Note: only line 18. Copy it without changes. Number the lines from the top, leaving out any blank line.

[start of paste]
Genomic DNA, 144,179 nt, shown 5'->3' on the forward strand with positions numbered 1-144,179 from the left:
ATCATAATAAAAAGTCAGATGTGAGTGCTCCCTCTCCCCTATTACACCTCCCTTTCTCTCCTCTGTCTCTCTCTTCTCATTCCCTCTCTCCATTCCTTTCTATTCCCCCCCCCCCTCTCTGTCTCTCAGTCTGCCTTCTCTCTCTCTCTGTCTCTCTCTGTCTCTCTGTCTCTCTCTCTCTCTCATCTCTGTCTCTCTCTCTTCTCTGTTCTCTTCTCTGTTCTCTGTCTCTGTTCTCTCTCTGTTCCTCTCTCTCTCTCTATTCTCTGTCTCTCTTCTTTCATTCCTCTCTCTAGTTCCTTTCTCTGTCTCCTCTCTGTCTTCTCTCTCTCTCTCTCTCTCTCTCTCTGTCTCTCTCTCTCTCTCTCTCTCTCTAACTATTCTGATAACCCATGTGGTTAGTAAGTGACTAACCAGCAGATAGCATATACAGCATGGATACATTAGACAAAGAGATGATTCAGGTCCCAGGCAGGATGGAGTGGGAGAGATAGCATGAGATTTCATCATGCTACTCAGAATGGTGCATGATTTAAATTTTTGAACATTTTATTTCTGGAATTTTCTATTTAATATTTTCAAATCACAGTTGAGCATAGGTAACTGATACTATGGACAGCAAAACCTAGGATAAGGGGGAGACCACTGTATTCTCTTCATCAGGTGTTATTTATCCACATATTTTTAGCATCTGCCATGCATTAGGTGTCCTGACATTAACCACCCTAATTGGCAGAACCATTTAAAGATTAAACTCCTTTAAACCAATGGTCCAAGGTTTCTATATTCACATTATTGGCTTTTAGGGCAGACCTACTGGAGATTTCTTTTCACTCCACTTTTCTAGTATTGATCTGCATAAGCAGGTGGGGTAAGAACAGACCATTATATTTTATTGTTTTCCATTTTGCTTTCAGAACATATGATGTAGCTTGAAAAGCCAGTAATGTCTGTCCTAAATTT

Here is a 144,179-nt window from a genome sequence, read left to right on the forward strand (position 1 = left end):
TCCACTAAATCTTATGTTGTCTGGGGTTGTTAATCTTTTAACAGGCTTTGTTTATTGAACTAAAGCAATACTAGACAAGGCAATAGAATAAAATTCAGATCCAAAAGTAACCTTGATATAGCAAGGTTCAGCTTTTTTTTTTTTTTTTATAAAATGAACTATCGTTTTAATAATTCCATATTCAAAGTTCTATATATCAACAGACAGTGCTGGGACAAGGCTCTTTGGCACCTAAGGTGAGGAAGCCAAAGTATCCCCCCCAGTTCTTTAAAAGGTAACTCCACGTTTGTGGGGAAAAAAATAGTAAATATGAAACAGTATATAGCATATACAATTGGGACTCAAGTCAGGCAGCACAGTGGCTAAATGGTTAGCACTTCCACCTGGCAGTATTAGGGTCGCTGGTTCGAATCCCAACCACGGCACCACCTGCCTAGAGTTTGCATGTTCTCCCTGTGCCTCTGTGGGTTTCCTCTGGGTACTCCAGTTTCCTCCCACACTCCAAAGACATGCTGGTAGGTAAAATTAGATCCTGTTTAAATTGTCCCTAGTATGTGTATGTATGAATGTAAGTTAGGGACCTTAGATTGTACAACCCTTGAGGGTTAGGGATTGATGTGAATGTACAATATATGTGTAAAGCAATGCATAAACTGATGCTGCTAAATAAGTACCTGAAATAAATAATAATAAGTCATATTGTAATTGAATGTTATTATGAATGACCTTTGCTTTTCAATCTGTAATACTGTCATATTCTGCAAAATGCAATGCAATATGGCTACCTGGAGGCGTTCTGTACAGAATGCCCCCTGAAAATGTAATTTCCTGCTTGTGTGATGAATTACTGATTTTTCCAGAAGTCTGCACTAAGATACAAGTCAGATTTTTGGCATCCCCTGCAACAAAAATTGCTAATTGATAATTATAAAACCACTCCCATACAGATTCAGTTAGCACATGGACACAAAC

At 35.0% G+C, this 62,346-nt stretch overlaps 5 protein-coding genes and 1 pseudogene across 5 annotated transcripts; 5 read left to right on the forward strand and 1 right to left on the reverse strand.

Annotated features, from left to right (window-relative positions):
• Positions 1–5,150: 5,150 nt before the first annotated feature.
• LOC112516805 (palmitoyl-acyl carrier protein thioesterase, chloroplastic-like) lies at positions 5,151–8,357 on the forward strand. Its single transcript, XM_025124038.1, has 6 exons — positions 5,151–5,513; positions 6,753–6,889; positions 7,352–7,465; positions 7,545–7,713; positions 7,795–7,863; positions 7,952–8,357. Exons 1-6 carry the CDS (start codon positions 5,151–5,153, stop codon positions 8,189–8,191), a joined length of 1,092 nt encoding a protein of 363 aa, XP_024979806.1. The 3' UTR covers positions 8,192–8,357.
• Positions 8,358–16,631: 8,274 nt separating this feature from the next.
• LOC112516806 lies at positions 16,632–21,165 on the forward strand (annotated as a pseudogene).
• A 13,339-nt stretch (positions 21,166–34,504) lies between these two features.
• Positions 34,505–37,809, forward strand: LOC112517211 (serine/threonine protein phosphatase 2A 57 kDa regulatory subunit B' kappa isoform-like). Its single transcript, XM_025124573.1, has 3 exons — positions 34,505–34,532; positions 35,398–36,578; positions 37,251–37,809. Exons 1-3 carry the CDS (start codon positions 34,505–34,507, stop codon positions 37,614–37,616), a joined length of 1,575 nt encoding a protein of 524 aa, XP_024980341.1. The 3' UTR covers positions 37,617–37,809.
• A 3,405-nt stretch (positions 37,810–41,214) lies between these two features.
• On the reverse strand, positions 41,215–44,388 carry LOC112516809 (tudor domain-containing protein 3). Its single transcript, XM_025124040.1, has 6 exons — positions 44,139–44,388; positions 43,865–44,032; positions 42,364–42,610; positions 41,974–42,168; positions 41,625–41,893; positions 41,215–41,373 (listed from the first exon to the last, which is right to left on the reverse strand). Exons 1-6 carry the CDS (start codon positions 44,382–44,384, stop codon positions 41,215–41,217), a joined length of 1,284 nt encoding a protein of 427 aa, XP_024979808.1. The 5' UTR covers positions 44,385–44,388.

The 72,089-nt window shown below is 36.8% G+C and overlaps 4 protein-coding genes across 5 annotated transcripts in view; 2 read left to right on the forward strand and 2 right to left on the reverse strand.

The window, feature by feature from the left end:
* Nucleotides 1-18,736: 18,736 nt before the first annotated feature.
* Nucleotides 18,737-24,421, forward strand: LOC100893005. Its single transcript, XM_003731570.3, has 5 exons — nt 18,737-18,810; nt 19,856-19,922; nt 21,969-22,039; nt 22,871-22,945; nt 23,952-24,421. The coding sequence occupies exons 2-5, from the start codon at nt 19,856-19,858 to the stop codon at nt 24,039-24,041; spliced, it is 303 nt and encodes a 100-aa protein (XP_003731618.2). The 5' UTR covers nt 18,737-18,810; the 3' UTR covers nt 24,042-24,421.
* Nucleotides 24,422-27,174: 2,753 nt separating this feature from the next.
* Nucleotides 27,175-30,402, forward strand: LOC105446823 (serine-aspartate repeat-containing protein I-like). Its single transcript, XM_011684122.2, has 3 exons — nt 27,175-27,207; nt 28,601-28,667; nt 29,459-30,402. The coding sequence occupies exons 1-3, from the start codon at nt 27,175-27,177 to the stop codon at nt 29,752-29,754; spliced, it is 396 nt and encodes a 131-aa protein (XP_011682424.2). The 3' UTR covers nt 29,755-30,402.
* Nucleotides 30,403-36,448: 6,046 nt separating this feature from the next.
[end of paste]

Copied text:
* Nucleotides 18,737-24,421, forward strand: LOC100893005. Its single transcript, XM_003731570.3, has 5 exons — nt 18,737-18,810; nt 19,856-19,922; nt 21,969-22,039; nt 22,871-22,945; nt 23,952-24,421. The coding sequence occupies exons 2-5, from the start codon at nt 19,856-19,858 to the stop codon at nt 24,039-24,041; spliced, it is 303 nt and encodes a 100-aa protein (XP_003731618.2). The 5' UTR covers nt 18,737-18,810; the 3' UTR covers nt 24,042-24,421.